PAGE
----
Coronavirus lockdowns: Is Africa doing too much or too little?
Date of Publication: April 16, 2020
The COVID-19 pandemic caused by SARS-COV-2 has infected nearly 2 million people worldwide and killed about 122,000 by 15 April 2020. It is not only threatening the lives of humankind by its direct affliction but also imposing poverty and hunger, and exacerbating existing health problems.
There are still many unknowns about the virus; no known treatment or vaccine has been found to be effective yet. However, it appears social distancing measures are mitigating the spread of the disease. Most countries have instituted various versions of social distancing measures or lockdowns. While we believe that lockdown measures have some effect on curtailing the spread of COVID-19, the nature, duration and intensity of lockdown that will be most effective and proportionately beneficial for the level of sacrifice required are yet to be fully understood.
On 23 January 2020, the central government of China imposed a lockdown in Wuhan and other cities in Hubei in an effort to limit the spread of the outbreak. This action was described as unprecedented in the history of public health. This "Wuhan lockdown" has been emulated in different forms globally. But one distinguishing feature of the Wuhan lockdown was that it was announced without giving a window period for people to leave the city and within hours travel restrictions were also imposed on the nearby cities thereby limiting the chances of panic travel out.
The lockdowns embarked upon by many African countries lack the ingredients of suddenness and intercity travel restrictions. Although the evidence of success or failure of the various lockdown types is still far-fetched, if the inspiration is from the Wuhan experience in China, we in Africa have not yet done enough. Perhaps we will have to do more as the outbreak in our countries evolve.
Observations and news items show that in some African countries, the lockdowns are either at least too partial to have the full benefit or at worst could potentially contribute to escalating the spread of the infection.
In Ghana, a rumour of a looming lockdown was rife by 16 March 2020 and the Ghana Medical Association (GMA) and Ghana Health Service (GHS) openly called for a lockdown. Further to this, a leaked police operational strategy for the lockdown sent panic signals for massive shopping and/or getting out of the city by many people. On 27 March 2020 the President announced a somewhat partial lockdown of Accra and Kumasi (the largest cities in the country) effective from 30 March 2020, leaving a 3-day window period within which there was escalated movement of people from the locked-down cities to other towns and villages. Two weeks after this, the cases of COVID -19 is escalating from 137 at lockdown to 636 by 15 April 2020, about 364% increase in the case count. Whilst this should ordinarily not cause alarm yet, what is perhaps worrying is the fact that many of the new cases found after lockdown are coming from regions that initially had no cases. Was the massive travel out responsible?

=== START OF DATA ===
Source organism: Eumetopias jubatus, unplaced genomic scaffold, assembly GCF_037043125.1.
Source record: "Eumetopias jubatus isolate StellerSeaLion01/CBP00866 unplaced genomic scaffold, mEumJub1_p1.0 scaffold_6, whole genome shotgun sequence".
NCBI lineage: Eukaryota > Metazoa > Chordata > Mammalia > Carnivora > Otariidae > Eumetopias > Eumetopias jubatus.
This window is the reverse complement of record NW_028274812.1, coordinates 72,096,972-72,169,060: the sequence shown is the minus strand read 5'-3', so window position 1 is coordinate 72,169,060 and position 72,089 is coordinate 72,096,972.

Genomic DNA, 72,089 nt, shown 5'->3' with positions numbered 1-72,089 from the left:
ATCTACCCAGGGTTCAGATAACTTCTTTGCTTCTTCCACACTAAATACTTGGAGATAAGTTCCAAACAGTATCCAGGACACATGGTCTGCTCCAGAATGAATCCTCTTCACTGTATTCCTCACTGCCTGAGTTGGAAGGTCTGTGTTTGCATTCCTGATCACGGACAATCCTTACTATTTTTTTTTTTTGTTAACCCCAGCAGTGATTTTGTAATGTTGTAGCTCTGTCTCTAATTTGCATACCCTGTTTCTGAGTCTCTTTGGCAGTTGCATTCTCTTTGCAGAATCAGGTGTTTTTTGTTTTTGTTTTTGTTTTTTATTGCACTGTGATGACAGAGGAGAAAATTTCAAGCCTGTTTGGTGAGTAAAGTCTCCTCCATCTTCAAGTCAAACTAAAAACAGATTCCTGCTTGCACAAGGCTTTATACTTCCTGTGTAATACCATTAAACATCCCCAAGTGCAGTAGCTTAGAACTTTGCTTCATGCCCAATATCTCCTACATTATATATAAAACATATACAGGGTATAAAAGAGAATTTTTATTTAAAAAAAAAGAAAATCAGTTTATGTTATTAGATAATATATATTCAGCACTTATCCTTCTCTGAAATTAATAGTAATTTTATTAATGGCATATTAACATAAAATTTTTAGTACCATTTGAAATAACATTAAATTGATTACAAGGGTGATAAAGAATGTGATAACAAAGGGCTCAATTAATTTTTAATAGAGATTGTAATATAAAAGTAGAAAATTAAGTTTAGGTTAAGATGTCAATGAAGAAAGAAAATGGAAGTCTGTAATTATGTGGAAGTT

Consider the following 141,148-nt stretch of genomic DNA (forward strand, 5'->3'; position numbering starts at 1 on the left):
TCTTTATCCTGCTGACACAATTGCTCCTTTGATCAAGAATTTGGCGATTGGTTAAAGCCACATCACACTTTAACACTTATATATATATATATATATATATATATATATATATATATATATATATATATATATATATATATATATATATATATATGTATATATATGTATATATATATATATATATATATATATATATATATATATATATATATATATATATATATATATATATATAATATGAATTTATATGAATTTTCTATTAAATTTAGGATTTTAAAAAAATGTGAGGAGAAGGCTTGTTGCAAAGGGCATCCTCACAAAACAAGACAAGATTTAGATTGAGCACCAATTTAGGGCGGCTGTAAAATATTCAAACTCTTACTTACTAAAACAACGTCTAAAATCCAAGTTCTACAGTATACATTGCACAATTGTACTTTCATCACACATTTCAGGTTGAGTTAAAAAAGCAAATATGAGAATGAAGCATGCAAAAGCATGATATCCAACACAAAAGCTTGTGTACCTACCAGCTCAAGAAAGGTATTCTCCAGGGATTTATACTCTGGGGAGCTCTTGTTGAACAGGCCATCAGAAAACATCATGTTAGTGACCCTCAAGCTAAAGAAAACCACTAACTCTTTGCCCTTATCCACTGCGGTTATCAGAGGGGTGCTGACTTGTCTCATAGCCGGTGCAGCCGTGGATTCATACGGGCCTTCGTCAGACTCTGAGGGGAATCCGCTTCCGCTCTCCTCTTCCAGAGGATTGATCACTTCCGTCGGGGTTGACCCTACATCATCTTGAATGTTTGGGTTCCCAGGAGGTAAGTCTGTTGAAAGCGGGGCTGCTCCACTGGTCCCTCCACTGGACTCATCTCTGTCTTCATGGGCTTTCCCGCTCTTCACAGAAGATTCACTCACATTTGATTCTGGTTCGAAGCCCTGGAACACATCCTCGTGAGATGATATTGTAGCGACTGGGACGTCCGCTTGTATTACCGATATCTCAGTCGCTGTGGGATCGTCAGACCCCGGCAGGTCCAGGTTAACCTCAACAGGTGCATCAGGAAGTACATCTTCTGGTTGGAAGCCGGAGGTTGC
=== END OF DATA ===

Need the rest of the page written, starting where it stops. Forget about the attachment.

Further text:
Similar to, but before Ghana’ experience, the Government of South Africa announced a 21-day nationwide lockdown on 24 March 2020 which took effect on 27 March 2020. The window period ahead of the lockdown was also marked by hundreds of people travelling outside the city of Johannesburg which they considered as a high-risk city. Notably, on the eve of the lockdown, some people held massive social non-distancing gatherings and parties as part of ‘preparations’ for the lockdown. The distinctive part of South Africa’s lockdown is that it is nationwide and nearly strictly enforced. The case count has risen to 2,415 by 15 April 2020 from 1,174 by the time of lockdown. Although the restrictions are said to have succeeded in reducing the country’s average daily increase of confirmed COVID-19 cases from 42% to about 4%, new cases have emerged from areas that had no cases prior to the lockdown. Did the massive travel out play a part?